Successful fund raising is many things: An art. A
science. The result of great skill. Sometimes, the result
of great good luck.
One thing it is not, says Michael C. Eicher, is an
"My underlying philosophy is that this is very much a
team venture," said Eicher, appointed last week as vice
president for development
and alumni relations at Johns Hopkins. "It's about the
quality of the academic initiatives, and the commitment of
the leadership, the volunteers, the trustees, the faculty
"It's impossible to peel any one of those apart. It's
about the whole," Eicher said. "What's fun about a job like
mine is that you become kind of an orchestra leader. You
get to try to lead all these folks who are playing this
beautiful music together."
Eicher will join Johns Hopkins Sept. 1, leading the
players — or calling the plays, if you prefer the
team metaphor — for fund raising for both the
university and Johns Hopkins Medicine. He will also have
overall responsibility for strengthening relationships with
alumni and other friends of Johns Hopkins.
He has spent nearly 20 years at the University of
California, Los Angeles, where, as vice chancellor for
external affairs, he and his team last year concluded
Campaign UCLA, a 10-year effort that raised $3.05 billion.
That was a record for U.S. universities, according to The
Chronicle of Higher Education.
"The committee I charged with identifying [former vice
president] Bob Lindgren's successor concluded that Mike
Eicher is the right choice for Johns Hopkins," President
William R. Brody said in an e-mail message announcing
trustee approval of the appointment. "I fully concur, and
am delighted that Mike has determined that Johns Hopkins is
the right choice for him at this point in his career."
Eicher said that Brody himself was the major factor in
that choice. "Bill Brody is one of the great university
presidents in the country and has built a tremendous team
of folks there," he said. "He is an extraordinary leader,
and the opportunity to work with him is very, very
Eicher will assume leadership for the Johns Hopkins:
Knowledge for the World campaign, an effort under way since
2000. Though it has already met its $2 billion overall
goal, the campaign, announced as a seven-year effort,
continues to solicit support for critical unmet needs,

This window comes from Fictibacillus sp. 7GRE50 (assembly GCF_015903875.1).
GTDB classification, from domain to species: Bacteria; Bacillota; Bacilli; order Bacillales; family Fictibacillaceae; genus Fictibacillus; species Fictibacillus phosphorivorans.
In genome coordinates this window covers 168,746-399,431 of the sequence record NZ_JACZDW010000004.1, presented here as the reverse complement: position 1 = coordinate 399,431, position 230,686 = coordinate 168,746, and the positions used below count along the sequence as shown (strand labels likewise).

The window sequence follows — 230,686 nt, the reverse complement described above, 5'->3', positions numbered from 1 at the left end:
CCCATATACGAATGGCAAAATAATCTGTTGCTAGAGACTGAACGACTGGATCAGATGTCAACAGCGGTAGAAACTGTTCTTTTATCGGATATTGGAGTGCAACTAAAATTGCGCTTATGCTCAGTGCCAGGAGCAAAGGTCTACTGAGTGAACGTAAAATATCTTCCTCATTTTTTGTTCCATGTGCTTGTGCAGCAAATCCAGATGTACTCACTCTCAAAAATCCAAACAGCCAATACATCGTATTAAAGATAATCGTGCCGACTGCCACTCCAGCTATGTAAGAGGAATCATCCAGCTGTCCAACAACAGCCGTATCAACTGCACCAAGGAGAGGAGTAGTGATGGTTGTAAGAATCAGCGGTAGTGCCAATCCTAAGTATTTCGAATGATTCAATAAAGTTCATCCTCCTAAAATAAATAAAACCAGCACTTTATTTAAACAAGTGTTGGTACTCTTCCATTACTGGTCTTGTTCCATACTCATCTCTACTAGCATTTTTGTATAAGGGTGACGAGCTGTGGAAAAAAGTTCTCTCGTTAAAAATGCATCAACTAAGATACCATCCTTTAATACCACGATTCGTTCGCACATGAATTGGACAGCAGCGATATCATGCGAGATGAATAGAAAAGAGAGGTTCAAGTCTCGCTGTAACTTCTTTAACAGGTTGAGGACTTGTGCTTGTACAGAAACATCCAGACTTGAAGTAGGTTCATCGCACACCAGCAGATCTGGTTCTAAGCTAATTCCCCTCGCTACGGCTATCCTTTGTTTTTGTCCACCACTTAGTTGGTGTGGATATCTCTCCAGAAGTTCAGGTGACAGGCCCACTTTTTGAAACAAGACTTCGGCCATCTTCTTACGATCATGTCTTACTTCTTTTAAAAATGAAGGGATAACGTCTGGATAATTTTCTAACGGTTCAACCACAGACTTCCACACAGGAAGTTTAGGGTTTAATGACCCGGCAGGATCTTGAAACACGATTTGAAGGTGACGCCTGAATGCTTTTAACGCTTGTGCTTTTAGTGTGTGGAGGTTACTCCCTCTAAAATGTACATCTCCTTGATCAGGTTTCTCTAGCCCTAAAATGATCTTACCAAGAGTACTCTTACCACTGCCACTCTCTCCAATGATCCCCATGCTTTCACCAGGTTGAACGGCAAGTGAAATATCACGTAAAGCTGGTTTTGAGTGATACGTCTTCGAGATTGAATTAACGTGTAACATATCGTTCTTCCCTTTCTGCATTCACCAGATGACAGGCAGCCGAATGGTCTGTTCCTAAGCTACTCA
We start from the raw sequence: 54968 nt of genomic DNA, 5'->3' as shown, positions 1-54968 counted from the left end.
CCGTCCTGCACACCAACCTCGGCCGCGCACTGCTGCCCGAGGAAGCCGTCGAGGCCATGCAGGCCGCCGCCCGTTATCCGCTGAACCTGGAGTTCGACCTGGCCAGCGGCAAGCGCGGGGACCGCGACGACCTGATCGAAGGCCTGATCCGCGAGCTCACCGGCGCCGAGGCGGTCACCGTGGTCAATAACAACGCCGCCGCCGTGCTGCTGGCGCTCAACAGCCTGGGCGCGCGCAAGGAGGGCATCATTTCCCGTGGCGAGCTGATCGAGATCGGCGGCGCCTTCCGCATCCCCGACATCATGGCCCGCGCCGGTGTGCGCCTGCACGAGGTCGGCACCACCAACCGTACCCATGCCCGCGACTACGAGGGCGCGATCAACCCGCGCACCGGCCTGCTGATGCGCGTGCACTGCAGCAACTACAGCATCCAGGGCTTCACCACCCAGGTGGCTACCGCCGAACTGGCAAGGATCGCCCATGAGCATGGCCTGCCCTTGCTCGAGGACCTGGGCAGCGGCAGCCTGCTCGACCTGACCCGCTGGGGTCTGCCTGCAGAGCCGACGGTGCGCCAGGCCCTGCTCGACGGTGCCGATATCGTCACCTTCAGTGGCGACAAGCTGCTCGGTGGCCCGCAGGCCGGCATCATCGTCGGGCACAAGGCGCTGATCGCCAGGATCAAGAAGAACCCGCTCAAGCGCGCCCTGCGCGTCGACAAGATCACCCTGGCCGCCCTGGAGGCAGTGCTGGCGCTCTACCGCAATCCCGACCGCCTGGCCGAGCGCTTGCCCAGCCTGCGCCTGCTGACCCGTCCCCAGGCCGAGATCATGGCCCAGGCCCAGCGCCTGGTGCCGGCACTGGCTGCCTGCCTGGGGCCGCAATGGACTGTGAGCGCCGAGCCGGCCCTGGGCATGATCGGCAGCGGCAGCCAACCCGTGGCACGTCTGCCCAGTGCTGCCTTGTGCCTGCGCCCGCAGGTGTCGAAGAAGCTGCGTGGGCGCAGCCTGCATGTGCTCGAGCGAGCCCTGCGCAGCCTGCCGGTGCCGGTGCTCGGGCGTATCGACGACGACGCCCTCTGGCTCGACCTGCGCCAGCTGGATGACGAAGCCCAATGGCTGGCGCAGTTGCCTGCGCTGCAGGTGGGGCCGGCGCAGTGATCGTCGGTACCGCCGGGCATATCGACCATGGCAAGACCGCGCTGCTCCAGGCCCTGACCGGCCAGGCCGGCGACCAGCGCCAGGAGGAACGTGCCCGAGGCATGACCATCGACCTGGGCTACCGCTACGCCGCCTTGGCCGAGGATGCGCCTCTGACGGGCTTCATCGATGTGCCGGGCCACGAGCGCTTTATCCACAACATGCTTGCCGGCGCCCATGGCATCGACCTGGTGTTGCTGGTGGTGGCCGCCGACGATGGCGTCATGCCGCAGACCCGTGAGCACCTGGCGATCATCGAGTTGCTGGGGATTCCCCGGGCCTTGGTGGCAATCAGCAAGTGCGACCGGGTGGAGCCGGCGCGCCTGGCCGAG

including student aid and faculty chairs, construction of
hospital buildings and renovation projects such as
Homewood's Gilman Hall.
"With Mike's arrival," Brody said in his message, "I
know that Johns Hopkins will continue to make a strong and
effective case for the vital work that you — our
faculty, students, health care professionals and staff
— do every day."
Eicher has been vice chancellor at UCLA since 1998 but
has been with the univers- ity since 1986. He rose from
associate director of development in the School of Medicine
to deputy director and director, and from there to vice
provost for medical science development, assistant and
associate vice chancellor before landing his current
"I'm very excited about this opportunity," Eicher
said. "Johns Hopkins is a stellar place, filled with
wonderful people, and it's a great honor to join that
team." Though he is, in many ways, sad to leave UCLA, he
also believes this is the right time for him to depart.
"I've been here almost 20 years," he said in a
telephone interview from his Westwood office. "The campaign
was the culmination of my time here, but that's finished.
It's time for different challenges. The opportunity to do
this kind of work at another great institution — but
one completely different from UCLA, a private institution
on the East Coast — is just an exciting
Chancellor Albert Carnesale said Eicher's impact at
UCLA will be felt "for generations to come."
"Mike's tenure at UCLA has been marked by bold vision,
keen judgment, integrity and steady leadership," the
chancellor wrote in an announcement to the campus
community. "The partnerships he forged with academic
officers and volunteers who give of their time, wisdom and
resources allowed us to reach new heights in our
Eicher said he looks forward to establishing similarly
productive relationships at Johns Hopkins.
"I've known Bill Brody and Bob Lindgren and a lot of
the team members at Johns Hopkins for a long time, and I
have had the deepest respect for what's going on at Hopkins
in development and alumni relations," he said. "There's a
very high degree of teamwork. As I met with the deans and
the other leadership, there seems to be something really
special going on at Hopkins."